Bret Fausett's blog has cast new light on the ICANN JPA question. Many of us had assumed that the JPA was a replacement for the earlier, more prescriptive Memorandum of Understanding between ICANN and the US Commerce Department. The MoU was first drafted in November 1998 and was amended six times from 1999 to 2003. Ending the JPA, it is widely assumed, would eliminate all forms of Commerce Department oversight over ICANN's policy making and leave in place only the more important IANA contract, which is completely separate from the JPA/MoU.
Doubts are now raised about this assumption.
As IGP warned an uncomprehending press corps back in 2006, the shift from MoU to JPA was much less of a “dramatic step” away from US control than ICANN's PR effort made it out to be. Now, if Fausett is right, it appears that getting rid of the JPA is less important than ICANN is making it out to be.
It all depends on what we mean by “the JPA.”
According to Fausett, the JPA is more accurately referred to as “Amendment 7” to the pre-existing MoU. Its checklist of policy guidance items merely replaced sections V.B and V.C of the old MoU. Fausett has prepared a compiled MoU with all the amendments. Only the blue parts constitute the JPA-related amendments. To Fausett ending “the JPA” only ends the amendments to the overall MoU agreed in September 2006. While eliminating those amendments would reduce somewhat the detail of Commerce Dept oversight, a substantial part of the MoU would remain in place. The most important and controlling part of the MoU is a list of “ADDITIONAL RESPONSIBILTIES UNDER AMENDMENT 1” at the end. These all have to do with the registry and registrar contracts on which the ICANN regime is based. An especially interesting “additional responsibility” (#5) says:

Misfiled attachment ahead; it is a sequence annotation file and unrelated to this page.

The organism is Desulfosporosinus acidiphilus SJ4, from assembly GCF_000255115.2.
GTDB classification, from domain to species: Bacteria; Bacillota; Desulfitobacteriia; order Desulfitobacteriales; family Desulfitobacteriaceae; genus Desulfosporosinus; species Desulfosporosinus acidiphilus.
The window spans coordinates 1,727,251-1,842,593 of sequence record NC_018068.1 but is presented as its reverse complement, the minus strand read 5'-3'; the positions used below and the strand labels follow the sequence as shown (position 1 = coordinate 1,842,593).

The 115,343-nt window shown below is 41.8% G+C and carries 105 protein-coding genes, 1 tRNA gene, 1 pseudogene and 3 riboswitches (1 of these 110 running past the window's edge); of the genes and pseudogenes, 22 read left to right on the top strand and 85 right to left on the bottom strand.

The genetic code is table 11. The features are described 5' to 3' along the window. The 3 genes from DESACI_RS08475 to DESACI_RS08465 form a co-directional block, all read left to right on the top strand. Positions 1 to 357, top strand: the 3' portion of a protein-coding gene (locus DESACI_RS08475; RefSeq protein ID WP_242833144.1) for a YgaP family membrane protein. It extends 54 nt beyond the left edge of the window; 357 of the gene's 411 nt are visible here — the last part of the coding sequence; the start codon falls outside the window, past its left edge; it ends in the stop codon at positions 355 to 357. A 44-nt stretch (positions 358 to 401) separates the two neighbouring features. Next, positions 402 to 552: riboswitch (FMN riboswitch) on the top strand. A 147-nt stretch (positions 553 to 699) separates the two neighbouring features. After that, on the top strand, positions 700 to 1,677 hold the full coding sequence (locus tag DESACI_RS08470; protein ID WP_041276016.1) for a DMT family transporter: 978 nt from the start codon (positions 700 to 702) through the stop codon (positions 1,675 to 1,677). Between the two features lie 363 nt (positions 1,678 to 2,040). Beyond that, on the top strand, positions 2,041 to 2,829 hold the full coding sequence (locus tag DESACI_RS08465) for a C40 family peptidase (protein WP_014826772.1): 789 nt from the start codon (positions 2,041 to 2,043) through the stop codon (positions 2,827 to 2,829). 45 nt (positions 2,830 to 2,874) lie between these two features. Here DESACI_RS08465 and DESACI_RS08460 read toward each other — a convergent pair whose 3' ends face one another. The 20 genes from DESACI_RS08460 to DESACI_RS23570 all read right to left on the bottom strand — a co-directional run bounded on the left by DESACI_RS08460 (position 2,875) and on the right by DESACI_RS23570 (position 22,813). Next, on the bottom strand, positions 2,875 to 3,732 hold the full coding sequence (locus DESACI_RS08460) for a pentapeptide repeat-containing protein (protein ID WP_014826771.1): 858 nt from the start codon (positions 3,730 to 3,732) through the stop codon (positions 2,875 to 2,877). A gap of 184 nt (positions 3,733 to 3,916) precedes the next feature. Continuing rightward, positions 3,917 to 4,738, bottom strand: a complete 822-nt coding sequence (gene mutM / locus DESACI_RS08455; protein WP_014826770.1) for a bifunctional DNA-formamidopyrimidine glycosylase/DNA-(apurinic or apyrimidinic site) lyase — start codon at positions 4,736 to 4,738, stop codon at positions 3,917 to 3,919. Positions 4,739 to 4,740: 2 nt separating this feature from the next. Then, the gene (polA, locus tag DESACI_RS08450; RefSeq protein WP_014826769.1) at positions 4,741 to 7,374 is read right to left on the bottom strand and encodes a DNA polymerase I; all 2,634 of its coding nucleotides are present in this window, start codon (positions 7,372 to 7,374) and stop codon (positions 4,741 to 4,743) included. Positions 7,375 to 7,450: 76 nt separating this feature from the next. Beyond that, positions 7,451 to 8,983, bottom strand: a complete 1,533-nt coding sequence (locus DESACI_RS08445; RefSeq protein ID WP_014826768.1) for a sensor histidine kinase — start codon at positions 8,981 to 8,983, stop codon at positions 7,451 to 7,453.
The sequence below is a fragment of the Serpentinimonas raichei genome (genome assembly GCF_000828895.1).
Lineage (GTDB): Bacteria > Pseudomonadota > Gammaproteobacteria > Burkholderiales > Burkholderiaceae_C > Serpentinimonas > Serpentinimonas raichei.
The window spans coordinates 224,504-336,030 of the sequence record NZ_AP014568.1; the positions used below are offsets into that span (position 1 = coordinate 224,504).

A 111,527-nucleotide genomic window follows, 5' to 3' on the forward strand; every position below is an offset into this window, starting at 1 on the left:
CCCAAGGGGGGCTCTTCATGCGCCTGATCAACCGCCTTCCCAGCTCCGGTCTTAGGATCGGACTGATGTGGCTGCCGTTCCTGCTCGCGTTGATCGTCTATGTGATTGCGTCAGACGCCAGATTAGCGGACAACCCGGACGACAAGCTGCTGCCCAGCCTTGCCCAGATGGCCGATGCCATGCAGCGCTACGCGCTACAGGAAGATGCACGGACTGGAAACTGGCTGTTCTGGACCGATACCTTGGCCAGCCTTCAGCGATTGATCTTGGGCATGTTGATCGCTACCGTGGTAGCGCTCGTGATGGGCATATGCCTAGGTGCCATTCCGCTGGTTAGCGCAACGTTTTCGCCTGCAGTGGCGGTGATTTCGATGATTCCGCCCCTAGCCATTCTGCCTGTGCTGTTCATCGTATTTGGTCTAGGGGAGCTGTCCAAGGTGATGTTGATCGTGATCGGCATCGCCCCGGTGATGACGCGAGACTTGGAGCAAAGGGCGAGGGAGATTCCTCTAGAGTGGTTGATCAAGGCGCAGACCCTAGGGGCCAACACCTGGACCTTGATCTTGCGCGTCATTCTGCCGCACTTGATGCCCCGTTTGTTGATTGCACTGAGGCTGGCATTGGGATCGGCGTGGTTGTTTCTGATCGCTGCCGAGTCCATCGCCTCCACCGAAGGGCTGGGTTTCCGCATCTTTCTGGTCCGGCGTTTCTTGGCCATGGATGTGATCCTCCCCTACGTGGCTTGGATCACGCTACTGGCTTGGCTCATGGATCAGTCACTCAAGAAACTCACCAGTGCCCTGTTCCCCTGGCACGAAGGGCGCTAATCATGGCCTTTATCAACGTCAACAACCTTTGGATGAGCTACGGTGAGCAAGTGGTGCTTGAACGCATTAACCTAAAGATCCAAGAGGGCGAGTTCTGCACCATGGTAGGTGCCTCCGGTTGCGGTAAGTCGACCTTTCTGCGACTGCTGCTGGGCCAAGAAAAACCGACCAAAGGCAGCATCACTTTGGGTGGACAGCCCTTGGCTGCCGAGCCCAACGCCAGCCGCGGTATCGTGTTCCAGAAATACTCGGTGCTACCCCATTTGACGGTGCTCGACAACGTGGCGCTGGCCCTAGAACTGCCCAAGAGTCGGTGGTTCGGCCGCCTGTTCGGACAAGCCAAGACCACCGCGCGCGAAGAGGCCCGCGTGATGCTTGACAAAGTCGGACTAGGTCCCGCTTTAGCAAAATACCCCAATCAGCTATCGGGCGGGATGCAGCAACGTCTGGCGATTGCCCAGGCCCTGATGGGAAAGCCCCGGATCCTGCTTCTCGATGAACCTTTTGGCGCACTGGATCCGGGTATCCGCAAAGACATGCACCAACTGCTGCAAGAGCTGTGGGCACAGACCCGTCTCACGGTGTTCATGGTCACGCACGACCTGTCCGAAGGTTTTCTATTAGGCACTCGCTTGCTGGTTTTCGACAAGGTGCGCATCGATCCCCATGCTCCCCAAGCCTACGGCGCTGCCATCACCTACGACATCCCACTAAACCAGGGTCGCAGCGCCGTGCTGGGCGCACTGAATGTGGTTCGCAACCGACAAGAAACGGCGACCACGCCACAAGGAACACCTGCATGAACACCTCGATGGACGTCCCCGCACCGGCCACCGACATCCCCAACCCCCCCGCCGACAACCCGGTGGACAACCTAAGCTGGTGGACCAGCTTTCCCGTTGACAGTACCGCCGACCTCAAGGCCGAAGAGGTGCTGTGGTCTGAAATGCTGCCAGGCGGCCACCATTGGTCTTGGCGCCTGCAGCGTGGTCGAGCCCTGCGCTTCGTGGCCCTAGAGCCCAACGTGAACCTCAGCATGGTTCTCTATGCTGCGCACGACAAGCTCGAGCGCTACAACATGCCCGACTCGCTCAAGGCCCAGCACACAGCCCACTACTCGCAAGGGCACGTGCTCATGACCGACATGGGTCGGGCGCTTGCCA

“5. If the DOC withdraws its recognition of ICANN or any successor entity by terminating this
MOU, ICANN agrees that it will assign to the DOC any rights that ICANN has in all existing
contracts with the registries and registrars, including any data escrow agreement(s) between
VeriSign and ICANN with respect to the .com, .net, and .org registries.”
What's important about this paragraph is not just the transfer of important contractual rights from ICANN to DoC upon termination of the MoU, but also other clauses in the MoU pertaining to the relationship between VeriSign and ICANN and DoC.
I on the other hand believe the term JPA refers to the MoU as a whole, and that the relevant issue we are debating now is an end to the entire JPA/MoU. The main reason to take this view is that the JPA itself, even if it is conceived as an “amendment”, refers to the entire document as a “Joint Project Agreement” and not as a MoU. Thus, “ending the JPA” means “terminating the MoU.” It is possible, I would hope, for Commerce and ICANN to agree to end the JPA/MoU when it expires in September 2009, and for both parties to agree NOT to assign to the Commerce Department all of its rights in registry and registrar contracts when that happens.
If Fausett is right and the debate over “ending the JPA” is only about striking the last round of modifications made to the MoU in 2006, then the whole debate takes on the characteristics of a deceptive charade. It's certainly not worth losing any sleep over whether those clauses from 2006 remain or not. Commerce would retain substantial oversight authority over and above the IANA contract. ICANN would still need to report to Commerce. ICANN is publicly framing this as a move toward “independence” from an important aspect of US oversight, but if Fausett's interpretation is right, its request to “end the JPA” is nothing more than a request to eliminate a few clauses in its agreements – and not the most important ones. The only conceivable purpose for such a request would be to allow both ICANN and the US government to create a facade of greater independence while nothing major really changed. As critical as I am of both ICANN and NTIA, I find it difficult to believe that they would engage in this level of duplicity.
So if I am right and “ending the JPA” means ending the whole MoU, then we have a more important and substantial change on our hands. But that also means that those pesky “ADDITIONAL RESPONSIBILTIES UNDER AMENDMENT 1” need to be re-thought.